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AC: The short of it is, we will take sample sizes of numbers and individuals we’re seeing that are being prosecuted for criminal entry.The majority of those are free to return to the home country. We can’t quite know exactly because our sample size is between one hundred and two hundred individuals.And what happens to your child isn’t really our concern. We can’t process your case.” So the families go illegally on a raft—I don’t want to say illegally; they cross without a visa on a raft. There are organizations like Al Otro Lado that document border turn-backs. TM: What was happening on the bridge at that point? When I was in Mc Allen, the individuals that day who visited people on the bridge had been there four days. Of those, the children seemed to be all five and older.That is, you have made the choice to bring your child over illegally. Many of them then look for Border Patrol to turn themselves in, because they know they’re going to ask for asylum. And there’s an effort to accompany asylum seekers so that Customs and Border Patrol can’t say, “We’re closed.” Everybody we’ve talked to who’s been prosecuted or separated has crossed the river without a visa. AC: I talked to a lot of people who were there Saturdays and Sundays, a lot of church groups that are going, bringing those individuals umbrellas because they were in the sun. We’re talking infants; there were people breastfeeding on the bridge. What we know from the shelters and working with people is that, yes, there are kids that are very young, that are breastfeeding babies and under three in the shelters, separated from their parents.But our administration is kind of ignoring this longstanding international and national jurisprudence of basic beliefs to make this distinction that, if you come to a bridge, we’re not going to prosecute you, but if you come over the river and then find immigration or are caught by immigration, we’re prosecuting you. AC: The zero-tolerance policy really started with Jeff Sessions’s announcement in May.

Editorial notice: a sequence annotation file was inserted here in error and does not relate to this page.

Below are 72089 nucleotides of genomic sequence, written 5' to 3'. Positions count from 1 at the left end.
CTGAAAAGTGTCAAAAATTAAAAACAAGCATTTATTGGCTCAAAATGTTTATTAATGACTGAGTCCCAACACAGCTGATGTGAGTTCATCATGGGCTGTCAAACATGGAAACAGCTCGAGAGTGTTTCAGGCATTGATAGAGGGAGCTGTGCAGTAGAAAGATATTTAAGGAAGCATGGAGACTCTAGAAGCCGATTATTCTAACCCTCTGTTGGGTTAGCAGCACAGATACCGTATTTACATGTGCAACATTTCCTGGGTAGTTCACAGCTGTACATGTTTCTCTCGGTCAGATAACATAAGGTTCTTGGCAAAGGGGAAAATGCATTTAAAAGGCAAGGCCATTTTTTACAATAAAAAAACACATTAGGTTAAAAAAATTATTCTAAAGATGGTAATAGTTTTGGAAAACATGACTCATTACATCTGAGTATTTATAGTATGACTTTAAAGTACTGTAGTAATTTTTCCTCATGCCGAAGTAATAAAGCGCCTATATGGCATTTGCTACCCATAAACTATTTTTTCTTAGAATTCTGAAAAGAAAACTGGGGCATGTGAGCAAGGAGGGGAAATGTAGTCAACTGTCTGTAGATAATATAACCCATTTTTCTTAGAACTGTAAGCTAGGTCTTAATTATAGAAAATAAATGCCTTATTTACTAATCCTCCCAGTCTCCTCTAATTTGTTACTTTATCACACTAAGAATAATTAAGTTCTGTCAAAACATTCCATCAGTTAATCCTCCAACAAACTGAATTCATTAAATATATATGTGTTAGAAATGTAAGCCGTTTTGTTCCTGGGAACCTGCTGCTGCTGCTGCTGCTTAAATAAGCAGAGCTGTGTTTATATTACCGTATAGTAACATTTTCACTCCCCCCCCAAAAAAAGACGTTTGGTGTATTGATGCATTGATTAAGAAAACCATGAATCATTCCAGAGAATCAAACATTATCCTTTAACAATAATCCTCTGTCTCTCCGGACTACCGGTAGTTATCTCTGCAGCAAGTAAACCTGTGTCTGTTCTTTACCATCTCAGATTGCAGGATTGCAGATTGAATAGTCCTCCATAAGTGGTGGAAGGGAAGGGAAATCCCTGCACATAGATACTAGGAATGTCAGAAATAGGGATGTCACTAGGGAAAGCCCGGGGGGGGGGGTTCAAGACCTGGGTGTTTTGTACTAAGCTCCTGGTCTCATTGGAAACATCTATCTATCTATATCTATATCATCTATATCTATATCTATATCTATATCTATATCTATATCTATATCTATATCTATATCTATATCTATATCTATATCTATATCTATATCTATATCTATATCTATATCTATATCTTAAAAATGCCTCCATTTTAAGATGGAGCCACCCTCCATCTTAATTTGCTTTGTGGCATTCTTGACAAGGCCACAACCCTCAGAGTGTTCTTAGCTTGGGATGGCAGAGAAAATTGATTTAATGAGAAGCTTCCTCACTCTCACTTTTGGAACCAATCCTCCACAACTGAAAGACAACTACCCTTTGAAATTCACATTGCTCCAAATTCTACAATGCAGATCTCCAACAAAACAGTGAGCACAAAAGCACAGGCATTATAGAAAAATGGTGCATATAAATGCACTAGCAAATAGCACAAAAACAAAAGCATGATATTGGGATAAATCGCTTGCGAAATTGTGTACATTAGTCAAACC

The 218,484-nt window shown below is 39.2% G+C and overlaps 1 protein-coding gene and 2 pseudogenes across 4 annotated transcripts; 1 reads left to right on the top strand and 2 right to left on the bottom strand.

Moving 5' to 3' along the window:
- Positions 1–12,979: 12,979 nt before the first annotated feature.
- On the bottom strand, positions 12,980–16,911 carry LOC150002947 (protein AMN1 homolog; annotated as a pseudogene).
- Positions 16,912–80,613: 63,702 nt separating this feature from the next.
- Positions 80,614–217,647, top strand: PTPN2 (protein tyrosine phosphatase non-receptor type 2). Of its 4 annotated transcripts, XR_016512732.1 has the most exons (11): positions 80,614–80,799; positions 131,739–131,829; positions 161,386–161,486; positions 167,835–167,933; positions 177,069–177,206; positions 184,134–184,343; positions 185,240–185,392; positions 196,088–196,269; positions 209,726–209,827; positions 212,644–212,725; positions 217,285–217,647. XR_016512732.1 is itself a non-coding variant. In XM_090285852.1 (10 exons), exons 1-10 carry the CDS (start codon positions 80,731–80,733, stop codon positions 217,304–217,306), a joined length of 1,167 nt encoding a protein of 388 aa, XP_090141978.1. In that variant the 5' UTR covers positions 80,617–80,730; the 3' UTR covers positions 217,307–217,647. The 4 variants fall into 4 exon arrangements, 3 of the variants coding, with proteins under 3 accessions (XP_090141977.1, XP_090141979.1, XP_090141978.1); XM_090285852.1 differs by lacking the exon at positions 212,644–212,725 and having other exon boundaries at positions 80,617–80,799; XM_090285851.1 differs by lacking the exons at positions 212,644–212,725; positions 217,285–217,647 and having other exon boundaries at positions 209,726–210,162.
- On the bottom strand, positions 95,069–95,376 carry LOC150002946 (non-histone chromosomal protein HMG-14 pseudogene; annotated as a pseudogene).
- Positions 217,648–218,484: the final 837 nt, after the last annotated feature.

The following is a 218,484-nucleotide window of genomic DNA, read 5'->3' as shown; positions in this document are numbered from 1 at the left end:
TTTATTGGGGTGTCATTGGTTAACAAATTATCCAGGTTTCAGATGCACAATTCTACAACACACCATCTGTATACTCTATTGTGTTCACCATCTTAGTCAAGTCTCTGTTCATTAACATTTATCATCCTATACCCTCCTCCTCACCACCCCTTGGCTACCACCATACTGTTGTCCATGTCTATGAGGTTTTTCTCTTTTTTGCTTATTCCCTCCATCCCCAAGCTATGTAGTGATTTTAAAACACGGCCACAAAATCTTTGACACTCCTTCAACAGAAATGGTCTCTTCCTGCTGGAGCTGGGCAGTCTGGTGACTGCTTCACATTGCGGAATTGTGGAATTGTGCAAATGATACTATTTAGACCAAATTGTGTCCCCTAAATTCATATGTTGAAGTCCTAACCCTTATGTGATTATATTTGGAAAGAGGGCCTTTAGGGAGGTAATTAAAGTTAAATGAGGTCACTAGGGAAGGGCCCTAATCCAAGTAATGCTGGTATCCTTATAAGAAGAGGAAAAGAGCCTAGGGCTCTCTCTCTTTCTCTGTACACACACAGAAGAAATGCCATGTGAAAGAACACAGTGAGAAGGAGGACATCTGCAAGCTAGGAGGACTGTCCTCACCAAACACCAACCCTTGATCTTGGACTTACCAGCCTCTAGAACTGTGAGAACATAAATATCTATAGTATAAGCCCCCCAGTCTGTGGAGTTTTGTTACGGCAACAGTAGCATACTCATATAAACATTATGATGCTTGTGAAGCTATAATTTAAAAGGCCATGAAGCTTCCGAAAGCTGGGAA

TM: Can you take me through what you’ve been seeing?
And we may see more parents that get out of jail because they pass a “credible fear” interview, which is the screening done by the asylum office to see who should be deported quickly, within days or weeks of arrival, and who should stay here and have an opportunity to present their asylum case before an immigration judge of the Department of Justice.
So we have a lot of individuals who are in that credible fear process right now, but in Houston, once you have a credible fear interview (which will sometimes take two to three weeks to even set up), those results aren’t coming out for four to six weeks.
And under this government theory—you know, in the past, we’ve had international treaties, right? It’s morning shade, and then the sun—you know, it’s like 100 degrees on the cement. So there were groups bringing diapers and water bottles and umbrellas and electric fans, and now everyone’s freaked out because they’re gone! But I’m just saying, in my experience, all those kids and all the parents’ stories were five and up.
Statutes which codified the right of asylum seekers to ask for asylum. Article 31 of the Refugee Convention clearly says that it is improper for any state to use criminal laws that could deter asylum seekers as long as that asylum seeker is asking for asylum within a reasonable amount of time. TM: Can you talk about how you’ve seen the process change over the past few months?
Some volunteers try to help the kids navigate the system. As executive director of the Houston office of the nonprofit Tahirih Justice Center, which focuses on helping immigrant women and children, she has been traveling to the border and to detention centers, listening to the parents’ stories.